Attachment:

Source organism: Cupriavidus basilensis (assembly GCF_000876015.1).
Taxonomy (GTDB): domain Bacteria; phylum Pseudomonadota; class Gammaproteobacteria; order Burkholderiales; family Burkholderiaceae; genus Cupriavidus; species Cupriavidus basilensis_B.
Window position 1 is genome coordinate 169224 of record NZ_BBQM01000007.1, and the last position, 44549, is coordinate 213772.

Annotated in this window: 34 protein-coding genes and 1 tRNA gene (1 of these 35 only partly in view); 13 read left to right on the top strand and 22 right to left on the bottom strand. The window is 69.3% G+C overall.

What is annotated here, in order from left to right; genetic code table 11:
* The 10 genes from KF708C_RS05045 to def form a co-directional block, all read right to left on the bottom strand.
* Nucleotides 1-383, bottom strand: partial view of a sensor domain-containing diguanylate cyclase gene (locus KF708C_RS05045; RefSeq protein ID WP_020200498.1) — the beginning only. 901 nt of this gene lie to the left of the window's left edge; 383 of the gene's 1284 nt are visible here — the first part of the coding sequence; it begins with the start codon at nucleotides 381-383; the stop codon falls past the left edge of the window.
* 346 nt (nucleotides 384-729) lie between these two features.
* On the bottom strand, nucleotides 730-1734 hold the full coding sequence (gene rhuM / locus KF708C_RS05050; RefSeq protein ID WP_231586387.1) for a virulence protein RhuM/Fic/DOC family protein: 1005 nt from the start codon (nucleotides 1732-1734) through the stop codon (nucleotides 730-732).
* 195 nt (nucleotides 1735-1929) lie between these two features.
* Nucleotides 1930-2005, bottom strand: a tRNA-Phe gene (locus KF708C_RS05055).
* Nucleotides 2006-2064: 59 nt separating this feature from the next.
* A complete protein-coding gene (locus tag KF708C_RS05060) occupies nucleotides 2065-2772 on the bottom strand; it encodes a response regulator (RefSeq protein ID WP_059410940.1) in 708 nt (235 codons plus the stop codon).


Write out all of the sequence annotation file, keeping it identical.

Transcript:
Source organism: Cupriavidus basilensis (assembly GCF_000876015.1).
Taxonomy (GTDB): domain Bacteria; phylum Pseudomonadota; class Gammaproteobacteria; order Burkholderiales; family Burkholderiaceae; genus Cupriavidus; species Cupriavidus basilensis_B.
Window position 1 is genome coordinate 169224 of record NZ_BBQM01000007.1, and the last position, 44549, is coordinate 213772.

Annotated in this window: 34 protein-coding genes and 1 tRNA gene (1 of these 35 only partly in view); 13 read left to right on the top strand and 22 right to left on the bottom strand. The window is 69.3% G+C overall.

What is annotated here, in order from left to right; genetic code table 11:
* The 10 genes from KF708C_RS05045 to def form a co-directional block, all read right to left on the bottom strand.
* Nucleotides 1-383, bottom strand: partial view of a sensor domain-containing diguanylate cyclase gene (locus KF708C_RS05045; RefSeq protein ID WP_020200498.1) — the beginning only. 901 nt of this gene lie to the left of the window's left edge; 383 of the gene's 1284 nt are visible here — the first part of the coding sequence; it begins with the start codon at nucleotides 381-383; the stop codon falls past the left edge of the window.
* 346 nt (nucleotides 384-729) lie between these two features.
* On the bottom strand, nucleotides 730-1734 hold the full coding sequence (gene rhuM / locus KF708C_RS05050; RefSeq protein ID WP_231586387.1) for a virulence protein RhuM/Fic/DOC family protein: 1005 nt from the start codon (nucleotides 1732-1734) through the stop codon (nucleotides 730-732).
* 195 nt (nucleotides 1735-1929) lie between these two features.
* Nucleotides 1930-2005, bottom strand: a tRNA-Phe gene (locus KF708C_RS05055).
* Nucleotides 2006-2064: 59 nt separating this feature from the next.
* A complete protein-coding gene (locus tag KF708C_RS05060) occupies nucleotides 2065-2772 on the bottom strand; it encodes a response regulator (RefSeq protein ID WP_059410940.1) in 708 nt (235 codons plus the stop codon).